Five years ago, an American city was poisoned. Flint, Michigan has been the site of a slow-motion disaster that, for a time, dominated headlines nationwide.

In April of 2014, following a decision from the city’s state-appointed emergency financial manager Ed Kurtz, the City of Flint stopped receiving water from Detroit. In an effort to save money, the city instead began drawing their water from the Flint River. This decision became a turning point and the result has been a public health crisis gripping a poor Michigan city for five years.

For the fifth anniversary of the Flint water crisis, Grit Post will be looking at where Flint stands today across five areas of focus. First: how safe is tap water in Flint today? Ultimately, the answer to that question is more complicated than a simple “safe” or “not safe” assessment.

Normal Isn’t Necessarily Safe

The Broad Avenue Bridge over the Flint River (Photo: Creative Commons)

“The lead levels now look like they’re in the range of other cities in Michigan, and in fact Governor Whitmer acknowledged that 70 cities in Michigan have higher lead in water than Flint,” Virginia Tech Professor Marc Edwards told Grit Post. “That doesn’t mean that’s something to brag about.”

Edwards has served as a principal investigator into the lead levels in Flint water since early on in the crisis. Most recently, his testing found lead levels in water of 4 parts per billion (PPB). This is below the Environmental Protection Agency’s action level of 15 PPB and well below some of the worst results Flint posted — upwards of 100 PPB according to Edwards.

But normal doesn’t necessarily equate to safe, Edwards said. Many people he knows in Flint still use bottled water for drinking, cooking and even bathing. This is due to distrust that’s built up from repeated false assertions that the water was safe — partially because not all individual homes have safe piping or service lines yet, and partially because Flint changed what we thought about safe drinking water.

“The standards in the U.S. might be too lax,” said Edwards. “EPA’s acknowledged the lead and copper rule needs to be revised.”

While Michigan is taking action in the wake of Flint, national lead and copper standards for drinking water are eight years past due for revision, with another delay announced as recently as February of this year. Which means federal safety standards still exist in a “pre-Flint” frame of mind.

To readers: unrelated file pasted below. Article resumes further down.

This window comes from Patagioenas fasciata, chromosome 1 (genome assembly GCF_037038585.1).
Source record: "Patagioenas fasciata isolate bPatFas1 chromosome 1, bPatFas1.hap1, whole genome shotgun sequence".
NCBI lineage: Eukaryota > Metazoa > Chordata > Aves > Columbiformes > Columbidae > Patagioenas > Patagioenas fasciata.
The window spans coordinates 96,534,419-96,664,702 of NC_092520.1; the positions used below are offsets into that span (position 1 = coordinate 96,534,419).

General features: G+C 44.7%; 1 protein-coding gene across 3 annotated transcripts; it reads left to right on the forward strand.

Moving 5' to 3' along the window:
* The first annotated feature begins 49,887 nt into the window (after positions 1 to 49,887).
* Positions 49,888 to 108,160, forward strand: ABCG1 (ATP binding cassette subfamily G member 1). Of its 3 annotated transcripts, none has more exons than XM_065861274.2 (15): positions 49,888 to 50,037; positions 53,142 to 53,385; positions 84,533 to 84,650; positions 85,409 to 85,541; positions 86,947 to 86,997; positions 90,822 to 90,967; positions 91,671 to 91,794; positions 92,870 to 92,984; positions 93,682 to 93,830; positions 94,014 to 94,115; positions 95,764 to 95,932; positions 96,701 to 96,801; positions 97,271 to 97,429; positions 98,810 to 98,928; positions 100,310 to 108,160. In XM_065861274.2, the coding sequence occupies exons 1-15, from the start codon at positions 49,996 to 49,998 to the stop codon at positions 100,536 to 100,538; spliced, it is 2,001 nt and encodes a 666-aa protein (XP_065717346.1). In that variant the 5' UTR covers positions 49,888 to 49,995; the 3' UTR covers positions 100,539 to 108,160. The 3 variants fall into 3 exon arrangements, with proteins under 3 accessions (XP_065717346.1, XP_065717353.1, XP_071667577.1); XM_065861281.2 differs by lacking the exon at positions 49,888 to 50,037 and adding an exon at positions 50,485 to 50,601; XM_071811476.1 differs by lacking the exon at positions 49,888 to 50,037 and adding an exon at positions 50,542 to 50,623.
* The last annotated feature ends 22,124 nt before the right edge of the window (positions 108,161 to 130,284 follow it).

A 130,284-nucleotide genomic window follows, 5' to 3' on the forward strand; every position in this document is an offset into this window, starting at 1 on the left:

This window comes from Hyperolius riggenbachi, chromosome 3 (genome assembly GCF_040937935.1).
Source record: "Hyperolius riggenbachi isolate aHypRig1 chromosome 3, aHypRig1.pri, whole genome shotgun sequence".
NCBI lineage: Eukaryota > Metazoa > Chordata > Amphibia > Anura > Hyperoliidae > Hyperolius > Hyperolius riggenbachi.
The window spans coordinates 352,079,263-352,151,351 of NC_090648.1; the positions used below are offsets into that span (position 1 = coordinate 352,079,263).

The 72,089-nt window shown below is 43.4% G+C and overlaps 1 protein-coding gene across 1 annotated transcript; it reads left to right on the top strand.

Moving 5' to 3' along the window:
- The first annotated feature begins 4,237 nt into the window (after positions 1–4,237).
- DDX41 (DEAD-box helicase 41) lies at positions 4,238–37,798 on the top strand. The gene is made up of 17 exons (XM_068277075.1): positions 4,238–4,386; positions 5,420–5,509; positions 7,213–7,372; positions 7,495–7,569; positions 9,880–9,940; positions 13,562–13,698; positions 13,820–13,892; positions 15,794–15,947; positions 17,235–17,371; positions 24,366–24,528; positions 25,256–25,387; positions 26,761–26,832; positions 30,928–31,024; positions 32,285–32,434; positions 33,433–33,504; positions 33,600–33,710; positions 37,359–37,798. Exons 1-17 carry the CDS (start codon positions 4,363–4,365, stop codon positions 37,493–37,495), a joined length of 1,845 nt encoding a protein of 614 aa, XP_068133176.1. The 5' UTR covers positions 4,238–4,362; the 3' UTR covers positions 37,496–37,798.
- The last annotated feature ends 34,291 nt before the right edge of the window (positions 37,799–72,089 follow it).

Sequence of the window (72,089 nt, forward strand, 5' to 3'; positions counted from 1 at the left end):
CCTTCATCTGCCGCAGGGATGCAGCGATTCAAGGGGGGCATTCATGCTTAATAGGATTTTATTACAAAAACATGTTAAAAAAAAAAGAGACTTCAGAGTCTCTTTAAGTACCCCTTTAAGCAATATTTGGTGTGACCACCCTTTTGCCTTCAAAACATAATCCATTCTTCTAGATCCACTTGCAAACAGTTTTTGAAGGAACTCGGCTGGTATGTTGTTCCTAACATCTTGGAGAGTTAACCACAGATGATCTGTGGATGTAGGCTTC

But the water crisis has made us less tolerant of what five years ago would be considered acceptable levels of lead. While Edwards isn’t personally concerned about lead levels of 5 PPB or less, he admits 1 PPB or less is what many people set as a goal after the crisis.

“In most cities, lead in water’s not increasing. It’s becoming more of an issue because of our fear, our justifiable fear, in the aftermath of Flint,” said Edwards. “Our expectations for the levels of lead we consider acceptable are going down in the aftermath of Flint.”

And for many homes nationwide, filtering water is the only way to achieve the 1 PPB standard. Lead infrastructure is remarkably common nationwide both on a city and individual home level. Up to ten million American homes have lead pipes.

“One of the things we learned from Flint is you can’t trust any water if you have a lead pipe,” Edwards said.

Edwards suggests using filters on water across the board, however. The cost of filtration, Edwards argued, is virtually the same cost as testing for lead, so skipping the test and just filtering is his advised solution.

Innovation in Filtration

The Water Box, which Jaden Smith helped bring to Flint (Photo: The Last Kilometer)

When the news went national about the crisis, America responded with donations of water for families and outrage at politicians who created the crisis. One big name in particular got involved in a major way.